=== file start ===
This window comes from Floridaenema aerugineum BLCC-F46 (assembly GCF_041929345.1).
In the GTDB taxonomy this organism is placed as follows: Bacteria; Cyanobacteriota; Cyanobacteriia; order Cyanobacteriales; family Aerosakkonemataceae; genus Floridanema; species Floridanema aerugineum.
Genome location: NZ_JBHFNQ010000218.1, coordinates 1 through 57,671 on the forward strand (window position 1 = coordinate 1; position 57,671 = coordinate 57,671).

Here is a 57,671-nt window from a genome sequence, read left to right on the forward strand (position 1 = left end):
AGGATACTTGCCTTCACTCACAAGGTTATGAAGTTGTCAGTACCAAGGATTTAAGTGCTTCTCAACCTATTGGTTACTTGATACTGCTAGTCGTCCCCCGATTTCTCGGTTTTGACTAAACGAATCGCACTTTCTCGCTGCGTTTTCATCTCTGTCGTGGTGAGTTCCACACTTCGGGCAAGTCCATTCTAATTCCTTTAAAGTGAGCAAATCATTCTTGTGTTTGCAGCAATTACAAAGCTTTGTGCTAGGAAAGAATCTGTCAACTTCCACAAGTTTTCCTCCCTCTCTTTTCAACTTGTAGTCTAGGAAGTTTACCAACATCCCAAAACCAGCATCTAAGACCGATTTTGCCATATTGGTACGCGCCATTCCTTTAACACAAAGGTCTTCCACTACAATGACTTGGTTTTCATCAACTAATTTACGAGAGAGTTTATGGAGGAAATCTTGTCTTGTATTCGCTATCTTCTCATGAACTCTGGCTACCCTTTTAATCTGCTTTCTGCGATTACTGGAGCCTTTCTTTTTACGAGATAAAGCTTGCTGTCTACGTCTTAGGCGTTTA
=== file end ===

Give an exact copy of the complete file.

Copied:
This window comes from Floridaenema aerugineum BLCC-F46 (assembly GCF_041929345.1).
In the GTDB taxonomy this organism is placed as follows: Bacteria; Cyanobacteriota; Cyanobacteriia; order Cyanobacteriales; family Aerosakkonemataceae; genus Floridanema; species Floridanema aerugineum.
Genome location: NZ_JBHFNQ010000218.1, coordinates 1 through 57,671 on the forward strand (window position 1 = coordinate 1; position 57,671 = coordinate 57,671).

Here is a 57,671-nt window from a genome sequence, read left to right on the forward strand (position 1 = left end):
AGGATACTTGCCTTCACTCACAAGGTTATGAAGTTGTCAGTACCAAGGATTTAAGTGCTTCTCAACCTATTGGTTACTTGATACTGCTAGTCGTCCCCCGATTTCTCGGTTTTGACTAAACGAATCGCACTTTCTCGCTGCGTTTTCATCTCTGTCGTGGTGAGTTCCACACTTCGGGCAAGTCCATTCTAATTCCTTTAAAGTGAGCAAATCATTCTTGTGTTTGCAGCAATTACAAAGCTTTGTGCTAGGAAAGAATCTGTCAACTTCCACAAGTTTTCCTCCCTCTCTTTTCAACTTGTAGTCTAGGAAGTTTACCAACATCCCAAAACCAGCATCTAAGACCGATTTTGCCATATTGGTACGCGCCATTCCTTTAACACAAAGGTCTTCCACTACAATGACTTGGTTTTCATCAACTAATTTACGAGAGAGTTTATGGAGGAAATCTTGTCTTGTATTCGCTATCTTCTCATGAACTCTGGCTACCCTTTTAATCTGCTTTCTGCGATTACTGGAGCCTTTCTTTTTACGAGATAAAGCTTGCTGTCTACGTCTTAGGCGTTTA